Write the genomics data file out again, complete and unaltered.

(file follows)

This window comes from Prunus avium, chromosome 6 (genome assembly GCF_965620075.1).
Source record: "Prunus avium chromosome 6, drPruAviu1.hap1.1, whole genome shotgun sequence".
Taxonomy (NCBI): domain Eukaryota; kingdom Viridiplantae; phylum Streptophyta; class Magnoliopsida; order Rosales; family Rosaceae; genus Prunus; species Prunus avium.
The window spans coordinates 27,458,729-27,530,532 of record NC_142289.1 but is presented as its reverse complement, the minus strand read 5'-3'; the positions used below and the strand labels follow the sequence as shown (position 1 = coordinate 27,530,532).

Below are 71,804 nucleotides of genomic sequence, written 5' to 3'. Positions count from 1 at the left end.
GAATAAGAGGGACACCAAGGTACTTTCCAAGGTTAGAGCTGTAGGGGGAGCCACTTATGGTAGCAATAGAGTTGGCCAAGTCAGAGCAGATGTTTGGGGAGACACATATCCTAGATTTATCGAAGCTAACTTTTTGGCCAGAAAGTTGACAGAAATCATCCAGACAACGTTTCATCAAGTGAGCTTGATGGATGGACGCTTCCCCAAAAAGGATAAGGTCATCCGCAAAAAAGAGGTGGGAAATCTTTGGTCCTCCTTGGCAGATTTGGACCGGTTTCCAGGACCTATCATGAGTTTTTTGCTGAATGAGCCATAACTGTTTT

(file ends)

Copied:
This window comes from Prunus avium, chromosome 6 (genome assembly GCF_965620075.1).
Source record: "Prunus avium chromosome 6, drPruAviu1.hap1.1, whole genome shotgun sequence".
Taxonomy (NCBI): domain Eukaryota; kingdom Viridiplantae; phylum Streptophyta; class Magnoliopsida; order Rosales; family Rosaceae; genus Prunus; species Prunus avium.
The window spans coordinates 27,458,729-27,530,532 of record NC_142289.1 but is presented as its reverse complement, the minus strand read 5'-3'; the positions used below and the strand labels follow the sequence as shown (position 1 = coordinate 27,530,532).

Below are 71,804 nucleotides of genomic sequence, written 5' to 3'. Positions count from 1 at the left end.
GAATAAGAGGGACACCAAGGTACTTTCCAAGGTTAGAGCTGTAGGGGGAGCCACTTATGGTAGCAATAGAGTTGGCCAAGTCAGAGCAGATGTTTGGGGAGACACATATCCTAGATTTATCGAAGCTAACTTTTTGGCCAGAAAGTTGACAGAAATCATCCAGACAACGTTTCATCAAGTGAGCTTGATGGATGGACGCTTCCCCAAAAAGGATAAGGTCATCCGCAAAAAAGAGGTGGGAAATCTTTGGTCCTCCTTGGCAGATTTGGACCGGTTTCCAGGACCTATCATGAGTTTTTTGCTGAATGAGCCATAACTGTTTT